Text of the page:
"Red was the most contrasting color we could imagine working on the page, while really jumping out at the same time," Klazema says. "At this point in the sale process, we weren't really worried about the cultural connotations in terms of red symbolizing 'STOP.'"

-> Test #2. Add to Cart

Once customers clicked on the Buy Now button, they were taken to a cross-sell page that had a light-blue button with the words "Add to Cart" inside. Here again, Klazema and his team tested the current light blue against red and green.

From there, customers who clicked on 'Add to Cart' were directed to another page so they could select the quantity of the product before proceeding to the checkout page.

For this, they tested:
o Light blue
o Green

-> Test #3. Button size

They also wondered if the size of the 'Proceed to Checkout' button, which appeared on the very last page before payment, wasn't large enough. So, after creating several mock layouts, they tested:
o One at 145X14 pixels
o One 25% taller, 145X19 pixels

-> Test #4. 'Add to Cart' vs 'Proceed to Cart'

Next, they tested the text in the buttons on the cross-sell pages before checkout:
o 'Add to Cart'
o 'Proceed to Cart'

-> Test #5. Eliminate the cross-sell step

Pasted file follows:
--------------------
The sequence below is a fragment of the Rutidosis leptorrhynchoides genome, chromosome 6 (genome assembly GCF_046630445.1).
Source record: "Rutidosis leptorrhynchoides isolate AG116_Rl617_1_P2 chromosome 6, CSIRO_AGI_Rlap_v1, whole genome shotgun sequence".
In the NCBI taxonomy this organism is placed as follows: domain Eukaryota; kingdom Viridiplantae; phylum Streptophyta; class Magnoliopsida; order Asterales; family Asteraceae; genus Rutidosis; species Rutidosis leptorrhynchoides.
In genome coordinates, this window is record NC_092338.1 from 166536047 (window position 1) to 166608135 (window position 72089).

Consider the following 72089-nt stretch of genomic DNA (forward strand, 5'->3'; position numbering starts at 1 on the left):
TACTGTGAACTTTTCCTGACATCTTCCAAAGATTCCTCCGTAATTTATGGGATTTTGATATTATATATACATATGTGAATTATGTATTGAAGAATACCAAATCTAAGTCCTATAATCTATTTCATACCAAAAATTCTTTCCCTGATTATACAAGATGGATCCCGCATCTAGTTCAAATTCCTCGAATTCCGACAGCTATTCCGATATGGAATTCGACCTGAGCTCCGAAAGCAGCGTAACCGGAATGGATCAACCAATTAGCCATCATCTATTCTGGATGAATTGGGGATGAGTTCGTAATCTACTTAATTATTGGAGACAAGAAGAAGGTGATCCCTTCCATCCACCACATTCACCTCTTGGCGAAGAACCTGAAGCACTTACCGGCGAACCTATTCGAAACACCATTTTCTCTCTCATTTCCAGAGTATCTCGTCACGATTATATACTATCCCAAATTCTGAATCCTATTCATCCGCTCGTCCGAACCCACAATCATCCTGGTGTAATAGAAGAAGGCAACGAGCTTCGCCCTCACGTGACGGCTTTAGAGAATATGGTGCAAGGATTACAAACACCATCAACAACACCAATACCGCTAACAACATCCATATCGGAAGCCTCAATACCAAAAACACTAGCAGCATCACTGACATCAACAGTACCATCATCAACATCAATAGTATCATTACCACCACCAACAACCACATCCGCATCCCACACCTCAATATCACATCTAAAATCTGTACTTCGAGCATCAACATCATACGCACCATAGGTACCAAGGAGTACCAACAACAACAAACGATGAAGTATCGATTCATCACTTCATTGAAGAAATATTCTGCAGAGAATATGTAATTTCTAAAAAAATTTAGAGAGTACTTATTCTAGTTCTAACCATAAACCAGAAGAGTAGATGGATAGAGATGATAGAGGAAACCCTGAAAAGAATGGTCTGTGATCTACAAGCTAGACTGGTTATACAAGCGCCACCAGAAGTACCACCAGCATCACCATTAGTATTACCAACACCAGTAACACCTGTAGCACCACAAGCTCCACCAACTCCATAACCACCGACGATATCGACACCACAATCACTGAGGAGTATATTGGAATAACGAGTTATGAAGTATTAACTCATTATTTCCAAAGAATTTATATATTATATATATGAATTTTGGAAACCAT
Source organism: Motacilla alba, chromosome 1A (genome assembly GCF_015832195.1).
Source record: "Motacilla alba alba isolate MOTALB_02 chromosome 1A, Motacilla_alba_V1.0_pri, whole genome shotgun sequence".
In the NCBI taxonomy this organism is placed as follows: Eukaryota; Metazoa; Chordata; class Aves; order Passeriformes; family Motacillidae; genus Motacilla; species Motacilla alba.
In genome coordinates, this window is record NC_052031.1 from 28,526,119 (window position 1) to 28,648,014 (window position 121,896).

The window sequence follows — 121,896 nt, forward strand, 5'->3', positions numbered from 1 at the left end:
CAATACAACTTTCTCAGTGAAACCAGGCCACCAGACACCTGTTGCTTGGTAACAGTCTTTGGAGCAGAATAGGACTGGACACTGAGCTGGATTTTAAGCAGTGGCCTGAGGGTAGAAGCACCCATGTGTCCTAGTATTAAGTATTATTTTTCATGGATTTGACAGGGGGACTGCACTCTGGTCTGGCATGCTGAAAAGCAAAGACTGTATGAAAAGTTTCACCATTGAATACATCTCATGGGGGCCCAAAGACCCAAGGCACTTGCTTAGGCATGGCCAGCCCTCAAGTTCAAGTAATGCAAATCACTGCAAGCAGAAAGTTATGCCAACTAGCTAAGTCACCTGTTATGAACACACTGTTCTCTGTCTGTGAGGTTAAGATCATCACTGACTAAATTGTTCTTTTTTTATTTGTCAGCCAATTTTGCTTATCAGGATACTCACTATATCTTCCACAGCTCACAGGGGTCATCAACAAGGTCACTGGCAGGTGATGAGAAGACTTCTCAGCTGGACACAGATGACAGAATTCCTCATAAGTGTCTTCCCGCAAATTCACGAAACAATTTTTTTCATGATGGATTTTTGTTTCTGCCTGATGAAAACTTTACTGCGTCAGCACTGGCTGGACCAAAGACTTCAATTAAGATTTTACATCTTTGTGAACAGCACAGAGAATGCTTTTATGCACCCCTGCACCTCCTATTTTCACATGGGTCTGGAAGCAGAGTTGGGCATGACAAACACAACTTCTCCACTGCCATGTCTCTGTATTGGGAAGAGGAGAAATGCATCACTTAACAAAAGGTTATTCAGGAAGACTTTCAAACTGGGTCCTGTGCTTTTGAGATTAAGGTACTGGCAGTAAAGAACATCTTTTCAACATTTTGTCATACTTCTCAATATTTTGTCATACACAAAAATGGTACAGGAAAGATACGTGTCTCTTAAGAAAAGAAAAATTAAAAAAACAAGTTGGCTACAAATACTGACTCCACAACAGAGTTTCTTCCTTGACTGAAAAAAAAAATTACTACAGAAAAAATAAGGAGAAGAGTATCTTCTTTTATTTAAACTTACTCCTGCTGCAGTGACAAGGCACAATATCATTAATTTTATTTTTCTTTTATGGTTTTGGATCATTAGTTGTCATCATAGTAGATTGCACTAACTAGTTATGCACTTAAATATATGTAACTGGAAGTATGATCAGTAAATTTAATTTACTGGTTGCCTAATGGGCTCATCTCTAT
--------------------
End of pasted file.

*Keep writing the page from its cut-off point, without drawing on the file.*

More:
Finally, Klazema ran a test to cut out the cross-sell step to see if conversion rates increased. "We knew that our shopping experience was a little different, perhaps not as fast as compared to others because of the cross-sells, so we were curious to see if [pulling it] would change anything."

In this case, once customers clicked the 'Add to Cart' button, they were directed to the *select quantity* page before they proceeded to the checkout page.


RESULTS

It's a good thing Klazema and his team conducted these tests because they wouldn't have been able to predict the results. With the Buy Now button on the product pages, red outconverted dark blue and the existing light blue by 4.03%, which was good enough to convince Klazema and his team to switch colors.

In some cases, the testing system simply declared winners and didn't compute percentages when one outperformed another by such large margins:
- For the *select quantity* page, green soundly defeated the existing light-blue color.
- The existing light-blue version of the shopping-cart button on the cross-sell page easily outperformed red and green.